District Attorney General Glenn Funk will not be required to testify before the Senate Judiciary Committee about the job created to help him boost his pension, Chairman Brian Kelsey announced Monday.
Senators had requested last week that the Nashville DA testify when the committee reconvened Tuesday. Two days later, Funk announced he would pay back the salary from the part-time job and give up the more lucrative pension benefits that came with it.
“Due to the fact that District Attorney General Funk has paid back the funds in question and enrolled properly in the pension system and that other investigations regarding this matter are ongoing, after consultation with members of the Senate Judiciary Committee, we will not ask him to testify at tomorrow’s meeting," said the statement from Kelsey, a Germantown Republican.
Our NewsChannel 5 investigation first revealed that Wally Kirby, the longtime executive director of the DA's Conference, created a job as a special prosecutor "as a favor" for Funk -- two months before he took office -- to allow him to qualify for a more lucrative pension.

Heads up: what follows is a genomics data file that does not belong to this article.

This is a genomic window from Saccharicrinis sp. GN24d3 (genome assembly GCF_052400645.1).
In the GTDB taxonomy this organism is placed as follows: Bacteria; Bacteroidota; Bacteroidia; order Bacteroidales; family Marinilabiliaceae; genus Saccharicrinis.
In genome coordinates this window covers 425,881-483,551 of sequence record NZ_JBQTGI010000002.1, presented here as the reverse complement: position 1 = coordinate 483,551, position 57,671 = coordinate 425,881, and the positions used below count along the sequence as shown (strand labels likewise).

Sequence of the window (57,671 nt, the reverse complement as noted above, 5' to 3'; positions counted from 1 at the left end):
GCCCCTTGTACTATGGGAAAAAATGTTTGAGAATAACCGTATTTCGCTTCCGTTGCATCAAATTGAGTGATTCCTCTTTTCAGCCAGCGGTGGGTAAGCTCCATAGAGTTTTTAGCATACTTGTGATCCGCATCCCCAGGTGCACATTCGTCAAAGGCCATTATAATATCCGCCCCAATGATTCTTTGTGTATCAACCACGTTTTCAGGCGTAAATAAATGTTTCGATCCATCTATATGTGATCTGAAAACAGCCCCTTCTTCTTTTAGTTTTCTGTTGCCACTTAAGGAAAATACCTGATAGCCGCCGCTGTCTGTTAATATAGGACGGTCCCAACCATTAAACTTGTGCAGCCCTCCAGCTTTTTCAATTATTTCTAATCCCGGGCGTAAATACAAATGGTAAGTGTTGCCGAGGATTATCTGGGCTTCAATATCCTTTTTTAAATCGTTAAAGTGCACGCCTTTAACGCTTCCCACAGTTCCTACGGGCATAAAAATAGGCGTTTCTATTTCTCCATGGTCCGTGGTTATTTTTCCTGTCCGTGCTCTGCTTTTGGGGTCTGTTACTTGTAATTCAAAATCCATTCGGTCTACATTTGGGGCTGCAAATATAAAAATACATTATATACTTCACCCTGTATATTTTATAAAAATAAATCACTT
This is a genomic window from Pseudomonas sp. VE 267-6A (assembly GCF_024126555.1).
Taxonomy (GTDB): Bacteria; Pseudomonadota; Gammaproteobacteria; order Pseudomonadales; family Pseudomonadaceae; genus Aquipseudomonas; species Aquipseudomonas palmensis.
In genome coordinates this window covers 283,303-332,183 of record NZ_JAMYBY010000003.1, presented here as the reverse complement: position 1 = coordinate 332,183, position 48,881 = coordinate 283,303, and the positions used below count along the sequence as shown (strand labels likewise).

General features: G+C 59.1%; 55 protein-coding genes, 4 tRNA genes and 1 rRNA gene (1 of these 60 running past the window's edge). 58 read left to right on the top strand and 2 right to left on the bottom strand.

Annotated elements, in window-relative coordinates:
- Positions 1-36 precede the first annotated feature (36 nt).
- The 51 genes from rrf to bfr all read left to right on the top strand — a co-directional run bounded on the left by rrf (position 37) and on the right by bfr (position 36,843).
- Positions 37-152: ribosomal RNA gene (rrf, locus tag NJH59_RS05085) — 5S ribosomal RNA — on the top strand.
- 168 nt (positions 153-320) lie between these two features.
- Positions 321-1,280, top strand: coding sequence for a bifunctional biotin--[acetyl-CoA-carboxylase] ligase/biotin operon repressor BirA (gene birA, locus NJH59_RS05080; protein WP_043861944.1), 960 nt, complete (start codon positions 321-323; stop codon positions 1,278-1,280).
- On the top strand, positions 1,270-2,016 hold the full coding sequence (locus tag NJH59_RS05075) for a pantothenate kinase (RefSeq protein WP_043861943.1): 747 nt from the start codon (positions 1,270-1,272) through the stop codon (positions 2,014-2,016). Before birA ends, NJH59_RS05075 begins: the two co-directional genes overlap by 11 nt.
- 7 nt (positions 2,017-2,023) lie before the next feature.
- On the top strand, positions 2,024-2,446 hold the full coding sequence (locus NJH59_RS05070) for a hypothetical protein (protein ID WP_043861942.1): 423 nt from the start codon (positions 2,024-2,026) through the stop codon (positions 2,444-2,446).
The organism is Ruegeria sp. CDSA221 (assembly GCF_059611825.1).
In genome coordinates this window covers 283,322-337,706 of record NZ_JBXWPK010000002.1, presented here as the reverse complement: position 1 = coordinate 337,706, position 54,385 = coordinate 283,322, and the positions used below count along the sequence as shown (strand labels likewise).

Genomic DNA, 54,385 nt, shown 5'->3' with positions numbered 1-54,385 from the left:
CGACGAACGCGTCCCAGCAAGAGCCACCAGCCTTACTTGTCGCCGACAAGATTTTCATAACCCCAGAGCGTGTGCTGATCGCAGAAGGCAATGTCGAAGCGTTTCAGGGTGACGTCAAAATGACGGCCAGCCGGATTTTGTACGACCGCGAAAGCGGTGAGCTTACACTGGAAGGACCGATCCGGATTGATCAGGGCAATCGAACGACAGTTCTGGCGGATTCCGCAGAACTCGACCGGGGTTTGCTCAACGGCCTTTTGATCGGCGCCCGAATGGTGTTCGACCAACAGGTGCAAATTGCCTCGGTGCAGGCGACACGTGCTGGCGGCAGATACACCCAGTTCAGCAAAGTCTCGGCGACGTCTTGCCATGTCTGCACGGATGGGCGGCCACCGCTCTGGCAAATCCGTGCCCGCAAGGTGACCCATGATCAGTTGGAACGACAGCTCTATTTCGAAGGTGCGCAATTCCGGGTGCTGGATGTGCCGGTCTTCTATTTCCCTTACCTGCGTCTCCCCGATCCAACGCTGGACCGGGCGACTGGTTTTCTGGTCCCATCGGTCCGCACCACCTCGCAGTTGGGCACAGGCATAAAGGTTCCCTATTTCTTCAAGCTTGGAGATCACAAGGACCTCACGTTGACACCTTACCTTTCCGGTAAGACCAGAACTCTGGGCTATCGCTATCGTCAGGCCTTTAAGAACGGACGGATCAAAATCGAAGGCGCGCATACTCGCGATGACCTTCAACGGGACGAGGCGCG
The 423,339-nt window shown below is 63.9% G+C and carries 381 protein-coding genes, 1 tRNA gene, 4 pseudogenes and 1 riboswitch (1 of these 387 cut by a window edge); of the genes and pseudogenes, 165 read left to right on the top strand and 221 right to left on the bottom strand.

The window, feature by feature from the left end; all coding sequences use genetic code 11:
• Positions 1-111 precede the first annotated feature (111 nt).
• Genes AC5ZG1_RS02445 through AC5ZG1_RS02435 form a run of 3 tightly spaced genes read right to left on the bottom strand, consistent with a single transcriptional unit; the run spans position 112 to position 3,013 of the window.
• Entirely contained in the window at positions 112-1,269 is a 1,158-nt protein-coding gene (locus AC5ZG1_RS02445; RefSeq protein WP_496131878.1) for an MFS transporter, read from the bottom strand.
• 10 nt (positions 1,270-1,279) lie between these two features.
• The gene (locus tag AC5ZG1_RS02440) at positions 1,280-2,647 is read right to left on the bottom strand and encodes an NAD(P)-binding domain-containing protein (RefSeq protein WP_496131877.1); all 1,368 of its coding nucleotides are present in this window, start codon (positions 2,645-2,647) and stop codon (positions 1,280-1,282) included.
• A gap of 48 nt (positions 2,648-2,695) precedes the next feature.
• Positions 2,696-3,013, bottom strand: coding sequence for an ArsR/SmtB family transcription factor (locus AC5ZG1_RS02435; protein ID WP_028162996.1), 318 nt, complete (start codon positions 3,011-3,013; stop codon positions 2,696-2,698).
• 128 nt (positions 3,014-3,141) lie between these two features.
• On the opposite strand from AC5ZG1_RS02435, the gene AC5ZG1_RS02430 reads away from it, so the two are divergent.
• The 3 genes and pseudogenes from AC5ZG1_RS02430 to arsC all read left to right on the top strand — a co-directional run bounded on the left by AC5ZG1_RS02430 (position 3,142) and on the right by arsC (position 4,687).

Funk got paid $2,000 a month and got health insurance for himself and his family, but there's little evidence that he did any real work to earn the money.
After it was exposed by NewsChannel 5 Investigates, Funk's peers in the DA's Conference voted to report the deal to state auditors as a possible "abuse of public money." They also suspended Kirby for a month without pay, prompting him to resign.
A group of Metro Council members has asked the governor and attorney general to appoint a special prosecutor to investigate the matter. Attorney General Herbert Slatery told the Judiciary Committee last week that his office is reviewing how to proceed.
NC5 Investigates: The DA's Deals